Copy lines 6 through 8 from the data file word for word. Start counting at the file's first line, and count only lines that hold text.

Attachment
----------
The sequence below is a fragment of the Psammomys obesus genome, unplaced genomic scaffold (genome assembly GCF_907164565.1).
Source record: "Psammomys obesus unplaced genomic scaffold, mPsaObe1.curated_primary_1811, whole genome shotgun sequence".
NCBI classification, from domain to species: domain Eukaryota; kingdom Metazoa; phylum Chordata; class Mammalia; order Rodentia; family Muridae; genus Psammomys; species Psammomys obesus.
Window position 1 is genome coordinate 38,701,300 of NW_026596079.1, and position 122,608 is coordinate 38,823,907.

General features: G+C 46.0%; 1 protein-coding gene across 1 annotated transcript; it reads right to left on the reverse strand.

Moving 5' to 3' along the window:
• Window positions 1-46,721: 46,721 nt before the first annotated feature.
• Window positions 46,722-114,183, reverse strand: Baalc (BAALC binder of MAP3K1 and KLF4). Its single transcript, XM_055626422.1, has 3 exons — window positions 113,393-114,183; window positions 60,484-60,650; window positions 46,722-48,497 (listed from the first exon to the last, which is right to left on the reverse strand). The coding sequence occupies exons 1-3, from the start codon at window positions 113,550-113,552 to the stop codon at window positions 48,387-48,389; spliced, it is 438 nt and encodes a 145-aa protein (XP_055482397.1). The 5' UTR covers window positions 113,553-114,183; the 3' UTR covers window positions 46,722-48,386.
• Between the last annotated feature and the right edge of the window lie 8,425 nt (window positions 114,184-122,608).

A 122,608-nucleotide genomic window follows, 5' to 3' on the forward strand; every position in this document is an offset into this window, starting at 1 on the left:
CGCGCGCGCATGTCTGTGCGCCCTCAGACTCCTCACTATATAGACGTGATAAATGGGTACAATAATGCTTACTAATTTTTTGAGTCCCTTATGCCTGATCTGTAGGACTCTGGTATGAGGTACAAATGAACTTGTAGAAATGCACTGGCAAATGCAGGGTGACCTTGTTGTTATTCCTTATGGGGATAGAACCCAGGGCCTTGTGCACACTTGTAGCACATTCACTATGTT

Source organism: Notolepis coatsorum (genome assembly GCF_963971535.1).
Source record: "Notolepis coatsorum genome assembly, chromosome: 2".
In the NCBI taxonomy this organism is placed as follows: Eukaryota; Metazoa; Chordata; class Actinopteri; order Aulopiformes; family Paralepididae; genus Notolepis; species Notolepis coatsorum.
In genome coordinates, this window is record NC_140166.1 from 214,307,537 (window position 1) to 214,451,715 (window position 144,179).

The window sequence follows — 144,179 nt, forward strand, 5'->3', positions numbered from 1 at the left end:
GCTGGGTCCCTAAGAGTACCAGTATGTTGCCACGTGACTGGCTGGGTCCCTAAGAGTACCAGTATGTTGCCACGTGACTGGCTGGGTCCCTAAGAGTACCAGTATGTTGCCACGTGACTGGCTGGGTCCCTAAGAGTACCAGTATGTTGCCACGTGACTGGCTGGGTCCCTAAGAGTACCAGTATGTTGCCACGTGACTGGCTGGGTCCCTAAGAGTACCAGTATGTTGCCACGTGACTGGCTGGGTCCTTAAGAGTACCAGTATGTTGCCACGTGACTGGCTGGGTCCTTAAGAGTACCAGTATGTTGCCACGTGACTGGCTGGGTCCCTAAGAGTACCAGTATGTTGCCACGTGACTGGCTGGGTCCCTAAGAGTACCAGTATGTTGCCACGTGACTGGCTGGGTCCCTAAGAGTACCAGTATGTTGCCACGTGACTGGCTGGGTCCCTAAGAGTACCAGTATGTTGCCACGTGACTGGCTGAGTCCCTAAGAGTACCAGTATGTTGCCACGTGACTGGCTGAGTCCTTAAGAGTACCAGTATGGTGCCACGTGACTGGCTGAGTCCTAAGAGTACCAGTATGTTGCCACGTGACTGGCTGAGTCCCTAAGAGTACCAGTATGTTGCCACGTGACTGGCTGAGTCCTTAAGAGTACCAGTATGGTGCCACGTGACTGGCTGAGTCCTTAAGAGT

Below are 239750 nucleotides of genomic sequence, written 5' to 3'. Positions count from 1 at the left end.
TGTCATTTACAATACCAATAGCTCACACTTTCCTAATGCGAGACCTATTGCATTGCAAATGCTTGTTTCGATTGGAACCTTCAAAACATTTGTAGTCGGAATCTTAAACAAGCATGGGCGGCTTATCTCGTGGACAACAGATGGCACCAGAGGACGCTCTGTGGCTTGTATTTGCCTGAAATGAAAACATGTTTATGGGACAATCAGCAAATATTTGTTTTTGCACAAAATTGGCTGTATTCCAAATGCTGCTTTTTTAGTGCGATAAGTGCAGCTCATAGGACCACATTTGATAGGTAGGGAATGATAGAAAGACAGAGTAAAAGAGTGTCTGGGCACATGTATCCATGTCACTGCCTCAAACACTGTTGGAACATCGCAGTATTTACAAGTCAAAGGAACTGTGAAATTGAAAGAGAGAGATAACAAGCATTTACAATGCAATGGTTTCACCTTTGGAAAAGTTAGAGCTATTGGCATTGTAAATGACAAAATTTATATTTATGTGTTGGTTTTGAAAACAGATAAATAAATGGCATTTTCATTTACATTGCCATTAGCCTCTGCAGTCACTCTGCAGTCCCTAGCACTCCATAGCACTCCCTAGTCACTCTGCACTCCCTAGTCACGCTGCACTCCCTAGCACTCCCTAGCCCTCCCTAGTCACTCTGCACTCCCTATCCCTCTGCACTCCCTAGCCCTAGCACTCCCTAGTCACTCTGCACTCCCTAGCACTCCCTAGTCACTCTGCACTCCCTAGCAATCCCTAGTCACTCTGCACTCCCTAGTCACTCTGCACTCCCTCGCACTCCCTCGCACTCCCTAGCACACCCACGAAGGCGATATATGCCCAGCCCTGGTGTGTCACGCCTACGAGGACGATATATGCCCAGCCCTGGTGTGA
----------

Moving 5' to 3' along the window:
• Window positions 1-46,721: 46,721 nt before the first annotated feature.
• Window positions 46,722-114,183, reverse strand: Baalc (BAALC binder of MAP3K1 and KLF4). Its single transcript, XM_055626422.1, has 3 exons — window positions 113,393-114,183; window positions 60,484-60,650; window positions 46,722-48,497 (listed from the first exon to the last, which is right to left on the reverse strand). The coding sequence occupies exons 1-3, from the start codon at window positions 113,550-113,552 to the stop codon at window positions 48,387-48,389; spliced, it is 438 nt and encodes a 145-aa protein (XP_055482397.1). The 5' UTR covers window positions 113,553-114,183; the 3' UTR covers window positions 46,722-48,386.